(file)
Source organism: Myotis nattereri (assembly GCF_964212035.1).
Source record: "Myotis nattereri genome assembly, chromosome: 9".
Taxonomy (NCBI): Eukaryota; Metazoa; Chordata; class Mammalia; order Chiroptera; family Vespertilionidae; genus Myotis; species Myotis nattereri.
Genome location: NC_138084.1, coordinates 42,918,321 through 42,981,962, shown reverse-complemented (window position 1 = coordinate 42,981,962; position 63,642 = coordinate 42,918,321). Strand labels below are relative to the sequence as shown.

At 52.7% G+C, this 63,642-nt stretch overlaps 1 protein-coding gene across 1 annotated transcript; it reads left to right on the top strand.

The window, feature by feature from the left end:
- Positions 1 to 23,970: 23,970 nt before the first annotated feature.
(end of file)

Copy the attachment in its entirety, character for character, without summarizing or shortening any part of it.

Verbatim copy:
Source organism: Myotis nattereri (assembly GCF_964212035.1).
Source record: "Myotis nattereri genome assembly, chromosome: 9".
Taxonomy (NCBI): Eukaryota; Metazoa; Chordata; class Mammalia; order Chiroptera; family Vespertilionidae; genus Myotis; species Myotis nattereri.
Genome location: NC_138084.1, coordinates 42,918,321 through 42,981,962, shown reverse-complemented (window position 1 = coordinate 42,981,962; position 63,642 = coordinate 42,918,321). Strand labels below are relative to the sequence as shown.

At 52.7% G+C, this 63,642-nt stretch overlaps 1 protein-coding gene across 1 annotated transcript; it reads left to right on the top strand.

The window, feature by feature from the left end:
- Positions 1 to 23,970: 23,970 nt before the first annotated feature.